February 25, 2010
by Patrick Lafferty
Day and night Your hand was heavy upon me . . .
In The Great Divorce, C. S. Lewis imagines what it would be like for a busload of spirits consigned to hell to make a trip to the outskirts of heaven—each given the choice to have what kept them from glory purged from them, or to return to hell.
Lewis portrays the visitors to heaven as ethereal, insubstantial beings (labeling them “ghosts”), while heaven and its inhabitants are solid and vivid—in a word, real.
In one chapter, a ghost encounters one of heaven’s bright and burning angels. Upon the ghost’s wispy shoulder sits a small lizard, crimson in color, whispering in his ear. The ghost confides to the angel his disdain of the lizard; the slithering presence has been a constant source of frustration, but the ghost has never had the will to cast him off. Recognizing the lizard’s mendacious influence, the angel offers to quiet the lizard by killing him.
You’d think the ghost would leap at the chance for liberation; instead he offers up one hesitating excuse after another not to part with the lizard: Couldn’t he consider the angel’s offer and get back to him? Isn’t there some more gradual process to obtain the same result? Won’t it hurt to have the lizard removed—or worse, won’t he himself die in the process of extraction?
The angel counters each of the ghost’s concerns but will only fulfill his promise if the ghost gives permission. With great apprehension the ghost yields, but not before complaining of the pain of the angel’s work. To which the angel replies, “I never said it wouldn’t hurt you. I said it wouldn’t kill you.” Both ghost and lizard are sent careening to the turf, at last separated by the angel’s power.
And then, a double transformation: the ghost loses his insubstantiality to obtain a new, solid nature—at last, human in form and in reality; the lizard, now lifeless and abolished from his parasitic existence, revives and grows into a majestic stallion. Where lizard had once governed the life of his vaporous host, now whole man rode upon a transformed, trusted companion. Horse and rider gallop into the havens of heaven.
In this and other episodes, Lewis construes gospel transformation (we might call it spiritual formation) as the purifying of our natural loves into true loves. That is, only by making our loves for earthly things subservient to our love for God can those loves ever become true. Until such transformation occurs, what we love can end up lying to us about its preeminence.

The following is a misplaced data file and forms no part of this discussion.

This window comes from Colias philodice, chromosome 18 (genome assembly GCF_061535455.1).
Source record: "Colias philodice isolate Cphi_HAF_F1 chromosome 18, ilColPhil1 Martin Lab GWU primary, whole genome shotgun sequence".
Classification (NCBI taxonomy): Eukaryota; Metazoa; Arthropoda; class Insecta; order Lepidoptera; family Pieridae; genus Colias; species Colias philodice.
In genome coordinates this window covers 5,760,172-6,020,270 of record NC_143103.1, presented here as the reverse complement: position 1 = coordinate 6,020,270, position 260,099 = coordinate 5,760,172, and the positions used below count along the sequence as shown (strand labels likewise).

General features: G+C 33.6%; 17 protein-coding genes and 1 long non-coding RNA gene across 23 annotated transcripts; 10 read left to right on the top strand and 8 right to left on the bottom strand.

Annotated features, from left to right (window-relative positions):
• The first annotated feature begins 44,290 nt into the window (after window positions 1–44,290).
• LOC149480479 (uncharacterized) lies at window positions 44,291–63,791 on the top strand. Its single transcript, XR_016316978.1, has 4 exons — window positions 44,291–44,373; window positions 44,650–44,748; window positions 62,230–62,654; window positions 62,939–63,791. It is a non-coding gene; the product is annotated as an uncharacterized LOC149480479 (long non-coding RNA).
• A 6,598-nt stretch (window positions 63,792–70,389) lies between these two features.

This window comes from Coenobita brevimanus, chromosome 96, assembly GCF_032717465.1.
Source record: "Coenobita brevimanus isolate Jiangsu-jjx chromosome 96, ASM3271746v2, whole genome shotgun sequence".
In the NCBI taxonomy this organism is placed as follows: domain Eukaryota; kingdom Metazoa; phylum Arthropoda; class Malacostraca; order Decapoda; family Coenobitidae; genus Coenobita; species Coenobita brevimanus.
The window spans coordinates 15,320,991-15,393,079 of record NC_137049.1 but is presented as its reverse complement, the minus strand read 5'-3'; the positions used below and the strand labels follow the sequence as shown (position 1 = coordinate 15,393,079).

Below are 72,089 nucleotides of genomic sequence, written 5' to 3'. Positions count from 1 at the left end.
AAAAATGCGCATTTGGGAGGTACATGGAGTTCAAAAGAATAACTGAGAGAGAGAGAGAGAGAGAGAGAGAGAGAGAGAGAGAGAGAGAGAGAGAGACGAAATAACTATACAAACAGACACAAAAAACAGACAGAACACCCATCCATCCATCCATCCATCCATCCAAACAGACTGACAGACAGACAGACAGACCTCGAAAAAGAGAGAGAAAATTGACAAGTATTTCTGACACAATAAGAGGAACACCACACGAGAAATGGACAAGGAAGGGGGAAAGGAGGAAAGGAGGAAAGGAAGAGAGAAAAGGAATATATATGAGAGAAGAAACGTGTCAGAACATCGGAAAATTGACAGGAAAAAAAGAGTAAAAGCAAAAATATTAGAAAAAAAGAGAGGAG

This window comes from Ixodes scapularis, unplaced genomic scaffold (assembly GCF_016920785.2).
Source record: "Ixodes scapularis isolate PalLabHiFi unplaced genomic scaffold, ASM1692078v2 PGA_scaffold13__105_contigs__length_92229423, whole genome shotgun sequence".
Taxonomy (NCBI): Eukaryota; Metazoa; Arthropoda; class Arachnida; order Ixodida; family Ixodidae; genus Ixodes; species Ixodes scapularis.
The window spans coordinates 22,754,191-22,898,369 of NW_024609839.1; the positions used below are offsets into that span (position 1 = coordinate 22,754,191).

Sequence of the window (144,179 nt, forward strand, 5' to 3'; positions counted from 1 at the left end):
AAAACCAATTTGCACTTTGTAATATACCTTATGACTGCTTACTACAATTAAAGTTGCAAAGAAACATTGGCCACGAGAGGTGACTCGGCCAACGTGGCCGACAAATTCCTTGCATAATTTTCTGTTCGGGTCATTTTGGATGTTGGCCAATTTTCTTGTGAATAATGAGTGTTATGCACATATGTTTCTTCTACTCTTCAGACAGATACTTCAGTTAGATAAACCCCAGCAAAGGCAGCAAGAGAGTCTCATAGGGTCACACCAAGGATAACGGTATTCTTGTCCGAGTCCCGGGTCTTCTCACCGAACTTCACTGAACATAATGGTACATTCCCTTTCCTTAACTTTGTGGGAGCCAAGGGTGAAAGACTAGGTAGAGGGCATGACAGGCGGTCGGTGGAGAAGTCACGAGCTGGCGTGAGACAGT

The ghost couldn’t dream of life without the lizard, or at least it feared the pain of dispensing with him. Likewise, you and I let lesser loves creep upon our shoulders until we think them so part of us that they become more important—more vital—to us than God. Control, reputation, wealth, sex—they all can usurp God’s authority in our hearts. “Lust,” says the spiritual guide to the narrator of Lewis’s book, “is a poor, weak, whimpering, whispering thing compared with that richness and energy of desire which will arise when lust has been killed.” The only way to have such loves killed and then reborn is God’s mighty work in us, authorized, if you will, by our repentance: the acknowledgement of our folly, our helplessness, and His sufficiency.
For the ghost, repentance was painful. Why? He feared what submission to the angel entailed—fear of what was unknown, fear of the loss of something so entrenched in his heart and history. Yet both this imaginative episode and what we heard in Psalm 32 aver the same truth: though there is pain in repentance, there’s a greater pain and loss in concealing and cherishing a love for what is false: “When I kept silent, my bones wasted away through my groaning all day long” (Ps. 32:3).
Such pain, real as it is, is mitigated when seen in light of the Love that seeks to make the pain purposeful and productive. God’s hand “heavy upon” us (v. 4) demonstrates His love for us. Christ’s bearing the ultimate pain of separation from God on our behalf exposes the insubstantiality of what we think so important. Faith in His work inaugurates the often painful process of making us real and solid people.
So, is there a lizard on your shoulder? Is there anything that’s whispering to your soul that you can’t live without it—or that the pain of dispensing of it would be too great? If so, why are you interpreting God’s offer to kill it as anything but love?
“Search me, O God, and know my heart! Try me and know my thoughts! And see if there be any grievous way in me, and lead me in the way everlasting!” (Ps. 139:23–24).
The path from an earthly hell to heaven starts with that prayer.